Disease severity is associated with the use of complementary medicine to treat or manage type-2 diabetes: data from the 2002 and 2007 National Health Interview Survey
1 National Center for Complementary and Alternative Medicine, National Institutes of Health, 6707 Democracy Blvd, Bethesda, MD, 20892-5475, USA
2 Social & Scientific Systems, Inc, 8757 Georgia Avenue, Silver Spring, MD, 20910, USA
BMC Complementary and Alternative Medicine 2012, 12:193 doi:10.1186/1472-6882-12-193Published: 22 October 2012
The overall prevalence of complementary medicine (CM) use among adults in the United States with diabetes has been examined both in representative national samples and in more restricted populations. However, none of these earlier studies attempted to identify predictors of CM use to treat diabetes among the populations sampled, nor looked for a relationship between CM use and diabetes severity.
Combining data from the 2002 and 2007 National Health Interview Survey (NHIS), we constructed a nationally representative sample of 3,978 U.S. adults aged ≥18 years with self-reported diabetes. Both the 2002 and 2007 NHIS contained extensive questions on the use of CM. We used logistic regression to examine the association between diabetes severity and overall CM use, as well as the use of specific categories of CM.
In adults with type-2 diabetes, 30.9% used CM for any reason, but only 3.4% used CM to treat or manage their type-2 diabetes versus 7.1% of those with type-1 diabetes. Among those using CM to treat/manage their type-2 diabetes, 77% used both CM and conventional prescription medicine for their diabetes. The most prevalent types of CM therapies used were diet-based interventions (35.19%, S.E. 5.11) and non-vitamin/non-mineral dietary supplements (33.74%, S.E. 5.07). After controlling for sociodemographic factors, we found that, based on a count of measures of diabetes severity, persons with the most severe diabetes had nearly twice the odds of using CM as those with less severe disease (OR=1.9, 95%CI 1.2-3.01). Persons who had diabetes 10 years or more (OR=1.66, 95%CI 1.04-3.66) and those that had a functional limitation resulting from their diabetes (OR=1.74, 95%CI 1.09-2.8) had greater odds of using CM than those not reporting these measures. No significant associations were observed between overall CM use and other individual measures of diabetes severity: use of diabetic medications, weak or failing kidneys, coronary heart disease, or severe vision problems.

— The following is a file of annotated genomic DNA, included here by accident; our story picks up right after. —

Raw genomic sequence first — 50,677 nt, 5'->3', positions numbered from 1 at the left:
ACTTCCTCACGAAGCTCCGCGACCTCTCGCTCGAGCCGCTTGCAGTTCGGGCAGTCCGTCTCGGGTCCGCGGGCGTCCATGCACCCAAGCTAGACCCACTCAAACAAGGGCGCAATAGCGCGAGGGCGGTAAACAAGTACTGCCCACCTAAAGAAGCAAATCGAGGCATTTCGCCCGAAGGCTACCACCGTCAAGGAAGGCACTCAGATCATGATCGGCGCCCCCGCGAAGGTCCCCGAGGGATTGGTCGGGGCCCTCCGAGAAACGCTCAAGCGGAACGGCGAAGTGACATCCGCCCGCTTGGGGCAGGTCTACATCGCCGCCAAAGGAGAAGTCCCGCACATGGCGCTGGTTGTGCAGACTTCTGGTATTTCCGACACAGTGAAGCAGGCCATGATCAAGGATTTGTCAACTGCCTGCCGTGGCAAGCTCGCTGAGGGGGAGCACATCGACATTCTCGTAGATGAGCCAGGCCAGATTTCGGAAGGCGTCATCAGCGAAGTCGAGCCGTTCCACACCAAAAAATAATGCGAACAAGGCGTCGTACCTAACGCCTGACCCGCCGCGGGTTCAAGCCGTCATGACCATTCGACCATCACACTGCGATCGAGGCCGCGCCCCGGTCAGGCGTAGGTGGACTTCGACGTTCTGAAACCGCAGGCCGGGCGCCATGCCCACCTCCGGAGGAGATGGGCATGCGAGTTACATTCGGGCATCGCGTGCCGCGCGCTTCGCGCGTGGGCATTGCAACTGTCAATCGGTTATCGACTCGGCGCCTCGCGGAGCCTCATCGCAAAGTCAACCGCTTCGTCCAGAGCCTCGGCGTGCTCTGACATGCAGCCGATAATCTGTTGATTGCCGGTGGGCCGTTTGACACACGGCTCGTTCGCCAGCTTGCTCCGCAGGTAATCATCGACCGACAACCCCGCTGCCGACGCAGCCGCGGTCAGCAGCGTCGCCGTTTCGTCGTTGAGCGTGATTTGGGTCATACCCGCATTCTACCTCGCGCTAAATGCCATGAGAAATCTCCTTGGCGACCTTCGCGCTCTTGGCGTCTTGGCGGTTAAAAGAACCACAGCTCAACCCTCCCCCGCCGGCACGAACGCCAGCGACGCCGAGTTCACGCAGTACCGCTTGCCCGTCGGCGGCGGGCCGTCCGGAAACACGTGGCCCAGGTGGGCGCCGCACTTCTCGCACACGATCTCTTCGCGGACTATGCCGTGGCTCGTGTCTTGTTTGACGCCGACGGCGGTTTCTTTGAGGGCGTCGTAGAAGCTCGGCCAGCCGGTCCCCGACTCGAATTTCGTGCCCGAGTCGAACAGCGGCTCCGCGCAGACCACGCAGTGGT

Our results demonstrate that individuals with more severe diabetes are more likely to use CM independent of sociodemographic factors. Further studies are essential to determine if CM therapies actually improve clinical outcomes when used to treat/manage diabetes.